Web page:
NOAA Ocean Science Blog discussed with Dr. Quay Dortch from NOAA’s National Centers for Coastal Ocean Science (NCCOS), Center for Sponsored Coastal Ocean Research, to talk about the recent news of the opening of New England’s Surfclam fisheryand how ECOHAB research contributed to the opening.
What is the protocol and how has it contributed to the recently announced opening of Georges Bank shellfish harvesting?
First it is necessary to give some background about shellfish harvesting on Georges Bank.
The Gulf of Maine and Georges Bank sometimes experience blooms of Alexandrium fundyense, the New England red tide. This algal species produces a suite of potent neurotoxins that can accumulate in shellfish. If humans consume toxic shellfish they may become sick or die of Paralytic Shellfish Poisoning (PSP). In near shore waters where states have jurisdiction, each state has a monitoring program that tests for toxicity in shellfish. When toxicity exceeds the FDA regulatory action level, shellfish beds are closed for harvesting by the state to protect public health (MA, NH, ME).
When PSP toxins were found in shellfish from federal waters of the Gulf of Maine and Georges Bank, shellfish harvesting was banned in 1990 because these resources are too remote and cover too wide an area for routine monitoring. Surf clams and ocean quahogs support a multimillion-dollar fishery on the east coast but, as clam stocks have decreased in areas to the south where Alexandrium blooms do not occur, interest in harvesting clams from these closed areas has increased. The shipboard screening/dockside testing protocol was developed and tested in a pilot program to solve the monitoring problem.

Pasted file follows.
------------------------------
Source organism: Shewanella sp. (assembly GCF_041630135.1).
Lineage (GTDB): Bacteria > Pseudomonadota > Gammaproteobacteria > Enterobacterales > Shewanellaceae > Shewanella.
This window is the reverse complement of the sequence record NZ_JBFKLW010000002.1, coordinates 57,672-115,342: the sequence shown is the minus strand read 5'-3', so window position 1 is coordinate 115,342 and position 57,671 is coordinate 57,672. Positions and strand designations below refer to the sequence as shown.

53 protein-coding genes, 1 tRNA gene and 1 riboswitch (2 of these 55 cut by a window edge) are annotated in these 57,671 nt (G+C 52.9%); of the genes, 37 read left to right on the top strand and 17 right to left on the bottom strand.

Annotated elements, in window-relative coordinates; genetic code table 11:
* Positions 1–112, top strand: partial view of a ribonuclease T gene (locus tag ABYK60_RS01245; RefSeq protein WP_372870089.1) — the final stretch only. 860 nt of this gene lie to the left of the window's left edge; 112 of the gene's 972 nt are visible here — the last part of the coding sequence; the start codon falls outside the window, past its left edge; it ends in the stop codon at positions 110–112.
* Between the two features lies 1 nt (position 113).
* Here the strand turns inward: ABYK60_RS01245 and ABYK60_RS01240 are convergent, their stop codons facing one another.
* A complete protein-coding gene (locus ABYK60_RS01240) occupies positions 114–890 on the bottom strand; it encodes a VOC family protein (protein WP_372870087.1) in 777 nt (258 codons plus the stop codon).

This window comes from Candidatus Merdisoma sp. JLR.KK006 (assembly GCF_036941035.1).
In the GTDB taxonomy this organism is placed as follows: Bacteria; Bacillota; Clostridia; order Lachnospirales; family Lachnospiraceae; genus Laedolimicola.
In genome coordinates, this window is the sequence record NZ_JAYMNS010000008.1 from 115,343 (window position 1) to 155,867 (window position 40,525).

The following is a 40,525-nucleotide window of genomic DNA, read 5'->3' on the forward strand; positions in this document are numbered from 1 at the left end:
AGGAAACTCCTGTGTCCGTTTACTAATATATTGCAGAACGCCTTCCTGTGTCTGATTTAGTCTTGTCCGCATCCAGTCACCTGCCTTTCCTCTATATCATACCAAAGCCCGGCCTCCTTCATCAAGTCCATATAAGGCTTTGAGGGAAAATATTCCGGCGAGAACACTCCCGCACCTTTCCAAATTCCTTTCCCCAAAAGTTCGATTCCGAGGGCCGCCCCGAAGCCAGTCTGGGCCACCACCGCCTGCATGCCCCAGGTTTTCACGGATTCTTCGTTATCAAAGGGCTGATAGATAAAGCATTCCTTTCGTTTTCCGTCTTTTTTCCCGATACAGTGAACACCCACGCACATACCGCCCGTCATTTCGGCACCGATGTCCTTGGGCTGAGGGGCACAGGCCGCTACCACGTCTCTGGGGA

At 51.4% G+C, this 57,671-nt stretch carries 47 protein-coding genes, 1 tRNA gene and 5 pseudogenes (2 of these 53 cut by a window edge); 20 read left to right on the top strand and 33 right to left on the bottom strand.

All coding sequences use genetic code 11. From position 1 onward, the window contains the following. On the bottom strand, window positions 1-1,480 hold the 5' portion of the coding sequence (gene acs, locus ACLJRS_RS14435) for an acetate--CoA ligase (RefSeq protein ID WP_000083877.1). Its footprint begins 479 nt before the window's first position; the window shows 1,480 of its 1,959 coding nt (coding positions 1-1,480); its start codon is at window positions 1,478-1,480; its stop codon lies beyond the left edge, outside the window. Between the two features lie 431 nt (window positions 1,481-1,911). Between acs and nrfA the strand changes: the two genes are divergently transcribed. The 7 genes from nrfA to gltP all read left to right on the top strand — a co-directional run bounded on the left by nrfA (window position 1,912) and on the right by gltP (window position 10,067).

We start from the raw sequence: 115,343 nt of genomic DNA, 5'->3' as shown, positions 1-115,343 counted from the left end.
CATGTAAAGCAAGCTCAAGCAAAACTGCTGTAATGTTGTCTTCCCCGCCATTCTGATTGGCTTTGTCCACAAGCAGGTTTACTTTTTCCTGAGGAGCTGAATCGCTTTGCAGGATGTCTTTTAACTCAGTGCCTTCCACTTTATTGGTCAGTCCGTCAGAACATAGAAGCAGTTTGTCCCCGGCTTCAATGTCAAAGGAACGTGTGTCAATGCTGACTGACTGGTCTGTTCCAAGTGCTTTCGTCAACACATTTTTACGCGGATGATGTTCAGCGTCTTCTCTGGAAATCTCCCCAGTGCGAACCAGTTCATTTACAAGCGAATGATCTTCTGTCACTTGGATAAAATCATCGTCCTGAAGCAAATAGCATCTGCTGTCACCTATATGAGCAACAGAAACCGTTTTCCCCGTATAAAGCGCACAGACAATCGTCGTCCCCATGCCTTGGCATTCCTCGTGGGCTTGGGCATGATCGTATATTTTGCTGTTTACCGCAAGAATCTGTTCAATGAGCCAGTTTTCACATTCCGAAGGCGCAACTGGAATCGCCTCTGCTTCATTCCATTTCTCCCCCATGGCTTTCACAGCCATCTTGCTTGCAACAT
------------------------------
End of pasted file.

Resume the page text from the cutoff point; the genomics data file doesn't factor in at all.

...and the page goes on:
During the pilot program, that was part of the GOMTOX: Dynamics of Alexandrium fundyense distributions in the Gulf of Maine project and led by FDA researchers, fishermen were trained to use toxin screening methods on the boat. Before harvesting, they did test trawls and screened shellfish for toxins. If toxin levels were below the regulatory threshold, harvesting proceeded. When the ships came back to port, the shellfish were tested at NSSP-approved labs to ensure safety and then the product could be sold. Data were collected for a number of years comparing the quick screening tests with the lab-based tests to make sure the quick tests performed adequately. Once the efficacy of the method had been documented, the Interstate Shellfish Sanitation Commission (ISSC) approved the method and FDA concurred.
Many shellfish samples were collected during the pilot program and NCCOS funded additional shellfish sampling in the Gulf of Maine and Georges Bank, through the GOMTOX project. In general, PSP-toxin levels were low during the entire period. Thus, the risk of PSP from consuming shellfish from federal waters is low, and the testing protocol will be used to keep toxic shellfish out of the food supply if toxicity does occur.
As a consequence of the approval of the testing protocol by the ISSC and the availability of data indicating low toxicity in shellfish from Georges Bank, the Mid-Atlantic Fisheries Management Council requested that NMFS open an area on Georges Bank to shellfish harvesting, under authority provided by the Magnunson-Stevens Act. NMFS published the proposed new rule in the federal register and after a comment period, has now published the interim final rule, opening shellfish harvesting in January, 2013.
Who were the partners/stakeholders involved in this effort?
Although the large GOMTOX project had many partners, the main partners/stakeholders in this part of the project are the clam fishing industry and the two U.S. agencies that have joint responsibility for insuring the safety of seafood harvested from federal waters, the Food and Drug Administration and NOAA National Marine Fisheries Service (NMFS).
The fishing industry has been so interested in developing methods of safely harvesting shellfish from Georges Bank that they participated with academic researchers and the FDA in writing the proposal for the GOMTOX project that was submitted to ECOHAB. Early in the GOMTOX project, the fishermen were trained in the use of several quick tests, which they then used in the pilot project testing the protocol. After the development of the protocol the Mid-Atlantic Fisheries Management Council requested the opening of Georges Bank, using the protocol so that this large, untapped resource could be safely harvested.